Business Development Legal and Parliamentary Affiars

Media Practitioners’ Bill should clearly define a journalist: Stakeholders

Loughty Dube, the VMCZ Executive Director making a contribution

By Tafadzwa Muranganwa

The proliferation of citizen journalism, blogging, and vlogging among other alternative media have made the definition of a professional journalist in Zimbabwe difficult. This was heard at the Media Alliance of Zimbabwe (MAZ) engagement meeting on Wednesday.

Media stakeholders including the Voluntary Media Council of Zimbabwe (VMCZ), the Zimbabwe Union of Journalists (ZUJ), the Zimbabwe National Editors Forum (ZINEF), the Media Institute of Southern Africa (MISA), and the National Association of Freelance Journalists (NAFJ) unanimously agreed that the Media Practitioners’ Bill should clearly set the definition of a journalist.

“In the Media Practitioners’ Bill, there should be a clear definition of a journalist not that anyone with a smartphone can be described as a journalist,” ZINEF national coordinator Njabula Ncube said.

“The bill must also facilitate better practices of journalism rather than punitive provisions against journalism,” Ncube added.

However, media expert Rashweat Mukundu said in as much as stakeholders want the Media Practitioners Bill to clearly separate professional journalists from other alternative media, there is a need to acknowledge the newest forms of media.

“In our advocacy, while we are adamant that the bill should set the definition of a journalist, let’s not be blinded that there is the rise in citizen journalism and other forms of alternative media.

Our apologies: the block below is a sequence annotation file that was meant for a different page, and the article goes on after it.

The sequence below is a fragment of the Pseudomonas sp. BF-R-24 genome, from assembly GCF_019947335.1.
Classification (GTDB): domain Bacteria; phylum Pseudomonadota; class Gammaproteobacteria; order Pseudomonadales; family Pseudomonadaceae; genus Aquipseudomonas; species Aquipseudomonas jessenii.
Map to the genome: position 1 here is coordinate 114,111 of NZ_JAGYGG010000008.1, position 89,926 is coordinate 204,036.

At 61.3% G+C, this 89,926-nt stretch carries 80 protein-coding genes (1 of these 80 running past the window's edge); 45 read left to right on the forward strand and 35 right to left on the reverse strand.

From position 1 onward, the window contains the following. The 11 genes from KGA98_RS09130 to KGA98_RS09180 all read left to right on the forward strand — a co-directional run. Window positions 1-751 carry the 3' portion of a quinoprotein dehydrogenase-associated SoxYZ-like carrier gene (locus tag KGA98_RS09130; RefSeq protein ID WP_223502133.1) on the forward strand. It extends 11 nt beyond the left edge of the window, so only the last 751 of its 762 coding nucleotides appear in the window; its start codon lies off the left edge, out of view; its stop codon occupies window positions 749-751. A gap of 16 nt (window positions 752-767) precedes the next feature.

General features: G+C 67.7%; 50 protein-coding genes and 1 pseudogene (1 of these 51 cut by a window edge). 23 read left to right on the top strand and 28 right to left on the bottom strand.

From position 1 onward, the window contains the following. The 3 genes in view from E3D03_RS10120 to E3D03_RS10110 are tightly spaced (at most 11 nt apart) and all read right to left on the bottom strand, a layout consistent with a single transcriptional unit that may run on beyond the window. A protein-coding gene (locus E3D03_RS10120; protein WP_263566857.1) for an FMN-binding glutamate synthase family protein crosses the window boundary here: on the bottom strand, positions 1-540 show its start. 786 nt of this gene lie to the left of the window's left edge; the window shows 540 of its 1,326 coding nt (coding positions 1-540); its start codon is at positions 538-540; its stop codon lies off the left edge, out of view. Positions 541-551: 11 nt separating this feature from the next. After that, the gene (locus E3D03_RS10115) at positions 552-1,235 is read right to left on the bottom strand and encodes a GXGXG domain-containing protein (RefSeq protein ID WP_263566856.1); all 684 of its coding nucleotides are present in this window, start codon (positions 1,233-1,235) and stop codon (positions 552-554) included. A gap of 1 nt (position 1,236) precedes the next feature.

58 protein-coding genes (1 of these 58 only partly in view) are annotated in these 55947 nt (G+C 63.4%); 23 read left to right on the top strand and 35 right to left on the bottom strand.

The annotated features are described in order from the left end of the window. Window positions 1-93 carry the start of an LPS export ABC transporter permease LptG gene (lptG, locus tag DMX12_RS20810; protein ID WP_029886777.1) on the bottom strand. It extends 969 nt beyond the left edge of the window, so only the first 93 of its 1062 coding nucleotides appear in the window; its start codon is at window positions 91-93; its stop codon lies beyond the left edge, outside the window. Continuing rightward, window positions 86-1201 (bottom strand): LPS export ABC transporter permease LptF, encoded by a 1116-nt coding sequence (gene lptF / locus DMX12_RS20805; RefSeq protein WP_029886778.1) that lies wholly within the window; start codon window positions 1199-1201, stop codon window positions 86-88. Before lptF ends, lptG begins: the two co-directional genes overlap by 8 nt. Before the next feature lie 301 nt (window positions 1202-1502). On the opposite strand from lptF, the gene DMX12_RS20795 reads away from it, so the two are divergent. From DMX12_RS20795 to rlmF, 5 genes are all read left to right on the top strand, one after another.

“So we need to think how these can also be regulated away from the Media Practitioners’ Bill of course,” cautioned Mukundu.

According to media law expert Chris Mhike, the Media Practitioners’ Bill provides for co-regulation of the media sector which is a compromise by the media stakeholders against the international best practices of self-regulation.

“Co-regulation of the media sector is a compromise. The ideal form of regulation for most progressive nations is self-regulation,” he cited.

This was also echoed by the ZUJ Secretary-General, Perfect Hlongwane, who said as stakeholders they will continue to push for self-regulation.

The MISA’s ICT and legal officer, Nompilo Simanje, said the current media laws and the constitution make the status of the media regulation statutory hence the push for co-regulation is difficult.

“The status of media regulation is statutory as evidenced in the current media laws. It is also more entrenched through the constitution and this makes the debate on co-regulation difficult,” she alerted.

The stakeholders also appealed for the amendment of the Broadcasting Services Act to allow the Broadcasting Authority of Zimbabwe (BAZ) to periodically call for licensing rather than when it deems necessary.

It was noted that the Cyber and Data Protection Act’s provision which makes publishing false data messages will hinder the work of journalists. Recently, two Alpha Media journalists Desmond Chingarande and Wisdom Mudzungairi were arrested for contravening this act.

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Byron Adonis Mutingwende